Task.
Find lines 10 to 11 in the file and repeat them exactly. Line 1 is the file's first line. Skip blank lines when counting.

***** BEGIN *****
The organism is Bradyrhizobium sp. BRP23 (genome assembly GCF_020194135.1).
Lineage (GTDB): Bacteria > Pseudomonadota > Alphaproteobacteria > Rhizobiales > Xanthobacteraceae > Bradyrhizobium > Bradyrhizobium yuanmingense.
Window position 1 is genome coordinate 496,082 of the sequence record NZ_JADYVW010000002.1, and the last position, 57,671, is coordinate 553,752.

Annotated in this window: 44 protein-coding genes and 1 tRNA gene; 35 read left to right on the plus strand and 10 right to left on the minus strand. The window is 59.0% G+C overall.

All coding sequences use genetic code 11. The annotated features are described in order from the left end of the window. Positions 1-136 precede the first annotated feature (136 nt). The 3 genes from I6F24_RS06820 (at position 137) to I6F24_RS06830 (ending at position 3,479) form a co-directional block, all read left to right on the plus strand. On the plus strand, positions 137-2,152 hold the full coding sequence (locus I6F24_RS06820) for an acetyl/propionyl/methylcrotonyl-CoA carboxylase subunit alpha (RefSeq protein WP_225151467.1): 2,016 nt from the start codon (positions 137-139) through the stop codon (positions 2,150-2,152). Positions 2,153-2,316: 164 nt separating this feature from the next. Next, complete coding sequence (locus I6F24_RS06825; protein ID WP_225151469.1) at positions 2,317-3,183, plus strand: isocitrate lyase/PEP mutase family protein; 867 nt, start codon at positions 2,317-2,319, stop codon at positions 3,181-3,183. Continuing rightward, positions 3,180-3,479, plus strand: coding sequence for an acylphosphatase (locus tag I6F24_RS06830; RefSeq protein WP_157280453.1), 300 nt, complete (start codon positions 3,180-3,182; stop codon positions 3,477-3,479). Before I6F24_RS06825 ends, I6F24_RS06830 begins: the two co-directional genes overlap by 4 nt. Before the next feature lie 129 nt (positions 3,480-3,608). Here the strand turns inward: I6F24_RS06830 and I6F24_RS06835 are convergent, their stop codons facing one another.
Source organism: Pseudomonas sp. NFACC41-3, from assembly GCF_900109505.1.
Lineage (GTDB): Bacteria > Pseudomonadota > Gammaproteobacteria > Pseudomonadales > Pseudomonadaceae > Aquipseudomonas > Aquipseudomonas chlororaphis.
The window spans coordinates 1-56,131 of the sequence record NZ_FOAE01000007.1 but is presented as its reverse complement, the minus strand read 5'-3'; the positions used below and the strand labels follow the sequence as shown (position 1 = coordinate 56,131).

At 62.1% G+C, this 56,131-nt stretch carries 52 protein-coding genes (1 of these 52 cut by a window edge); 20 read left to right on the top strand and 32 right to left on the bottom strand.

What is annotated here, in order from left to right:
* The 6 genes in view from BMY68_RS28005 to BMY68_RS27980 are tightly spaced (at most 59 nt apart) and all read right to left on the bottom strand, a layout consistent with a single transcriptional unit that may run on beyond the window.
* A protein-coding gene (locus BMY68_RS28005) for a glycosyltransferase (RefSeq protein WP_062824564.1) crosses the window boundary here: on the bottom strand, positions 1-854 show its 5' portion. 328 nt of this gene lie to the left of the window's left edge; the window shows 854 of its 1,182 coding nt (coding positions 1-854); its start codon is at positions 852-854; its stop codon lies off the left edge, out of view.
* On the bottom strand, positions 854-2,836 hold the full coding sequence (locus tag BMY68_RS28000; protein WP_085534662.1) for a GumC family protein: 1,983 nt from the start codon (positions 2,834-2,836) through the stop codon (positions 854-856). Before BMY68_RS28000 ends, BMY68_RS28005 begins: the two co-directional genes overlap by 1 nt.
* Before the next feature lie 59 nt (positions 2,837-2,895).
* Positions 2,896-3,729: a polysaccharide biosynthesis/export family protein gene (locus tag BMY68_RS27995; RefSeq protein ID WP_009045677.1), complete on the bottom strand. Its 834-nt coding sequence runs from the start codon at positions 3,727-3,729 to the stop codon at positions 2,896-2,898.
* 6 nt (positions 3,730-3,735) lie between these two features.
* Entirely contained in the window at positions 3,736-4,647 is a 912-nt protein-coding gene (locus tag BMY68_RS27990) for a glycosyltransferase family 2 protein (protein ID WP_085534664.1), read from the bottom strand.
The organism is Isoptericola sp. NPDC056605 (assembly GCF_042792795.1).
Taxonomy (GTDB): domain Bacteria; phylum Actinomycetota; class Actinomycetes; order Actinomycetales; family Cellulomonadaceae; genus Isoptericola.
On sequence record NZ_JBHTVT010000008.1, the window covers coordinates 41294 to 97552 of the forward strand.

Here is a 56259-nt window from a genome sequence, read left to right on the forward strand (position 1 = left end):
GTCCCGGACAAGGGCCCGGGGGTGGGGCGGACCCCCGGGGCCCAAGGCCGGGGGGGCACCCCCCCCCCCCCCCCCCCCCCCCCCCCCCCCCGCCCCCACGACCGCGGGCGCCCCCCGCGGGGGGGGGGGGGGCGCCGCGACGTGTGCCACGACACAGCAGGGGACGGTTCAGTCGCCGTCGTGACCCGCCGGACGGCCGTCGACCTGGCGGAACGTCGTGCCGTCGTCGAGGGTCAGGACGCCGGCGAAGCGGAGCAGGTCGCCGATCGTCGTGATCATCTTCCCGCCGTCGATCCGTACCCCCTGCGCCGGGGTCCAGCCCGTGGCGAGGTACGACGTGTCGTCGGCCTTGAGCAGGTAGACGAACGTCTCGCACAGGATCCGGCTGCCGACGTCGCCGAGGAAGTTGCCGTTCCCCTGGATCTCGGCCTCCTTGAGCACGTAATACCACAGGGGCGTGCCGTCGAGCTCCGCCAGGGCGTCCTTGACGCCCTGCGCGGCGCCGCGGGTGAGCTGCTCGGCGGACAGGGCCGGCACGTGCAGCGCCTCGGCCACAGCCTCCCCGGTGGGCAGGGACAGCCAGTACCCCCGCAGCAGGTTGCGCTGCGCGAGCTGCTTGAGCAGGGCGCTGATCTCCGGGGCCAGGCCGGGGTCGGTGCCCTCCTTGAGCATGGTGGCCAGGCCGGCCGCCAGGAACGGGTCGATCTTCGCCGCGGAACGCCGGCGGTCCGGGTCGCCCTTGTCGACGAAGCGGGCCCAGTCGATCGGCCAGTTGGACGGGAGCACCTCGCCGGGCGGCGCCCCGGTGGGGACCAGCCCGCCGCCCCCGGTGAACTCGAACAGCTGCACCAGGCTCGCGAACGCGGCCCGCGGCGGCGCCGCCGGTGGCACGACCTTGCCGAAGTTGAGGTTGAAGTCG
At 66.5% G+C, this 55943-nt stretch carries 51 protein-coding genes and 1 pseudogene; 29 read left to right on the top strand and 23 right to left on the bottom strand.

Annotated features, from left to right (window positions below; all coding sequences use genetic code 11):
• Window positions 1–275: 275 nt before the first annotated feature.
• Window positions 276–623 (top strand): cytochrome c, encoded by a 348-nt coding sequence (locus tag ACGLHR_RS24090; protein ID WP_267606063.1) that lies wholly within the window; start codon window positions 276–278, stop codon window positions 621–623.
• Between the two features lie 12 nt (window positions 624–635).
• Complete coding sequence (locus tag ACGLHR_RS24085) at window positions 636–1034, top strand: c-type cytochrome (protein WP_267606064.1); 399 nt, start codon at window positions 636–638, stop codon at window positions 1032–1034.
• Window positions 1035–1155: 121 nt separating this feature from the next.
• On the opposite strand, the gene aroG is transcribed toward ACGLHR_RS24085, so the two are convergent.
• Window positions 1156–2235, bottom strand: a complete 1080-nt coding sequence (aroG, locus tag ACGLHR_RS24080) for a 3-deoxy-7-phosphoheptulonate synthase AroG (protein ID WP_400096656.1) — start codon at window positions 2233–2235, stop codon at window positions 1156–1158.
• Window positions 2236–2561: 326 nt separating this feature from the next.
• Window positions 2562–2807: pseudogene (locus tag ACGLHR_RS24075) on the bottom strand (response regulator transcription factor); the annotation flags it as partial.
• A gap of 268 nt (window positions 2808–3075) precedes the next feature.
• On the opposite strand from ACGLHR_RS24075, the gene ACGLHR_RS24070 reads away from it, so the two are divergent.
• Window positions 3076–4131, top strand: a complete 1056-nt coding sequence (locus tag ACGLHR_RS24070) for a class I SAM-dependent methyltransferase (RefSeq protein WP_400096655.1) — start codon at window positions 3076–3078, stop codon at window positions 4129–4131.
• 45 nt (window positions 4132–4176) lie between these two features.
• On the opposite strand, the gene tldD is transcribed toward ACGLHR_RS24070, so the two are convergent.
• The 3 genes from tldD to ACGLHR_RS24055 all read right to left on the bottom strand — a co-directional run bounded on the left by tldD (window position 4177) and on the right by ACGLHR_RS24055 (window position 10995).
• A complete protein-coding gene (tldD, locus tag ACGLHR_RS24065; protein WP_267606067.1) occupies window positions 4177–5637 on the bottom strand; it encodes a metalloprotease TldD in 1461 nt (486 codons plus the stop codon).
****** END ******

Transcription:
What is annotated here, in order from left to right:
* The 6 genes in view from BMY68_RS28005 to BMY68_RS27980 are tightly spaced (at most 59 nt apart) and all read right to left on the bottom strand, a layout consistent with a single transcriptional unit that may run on beyond the window.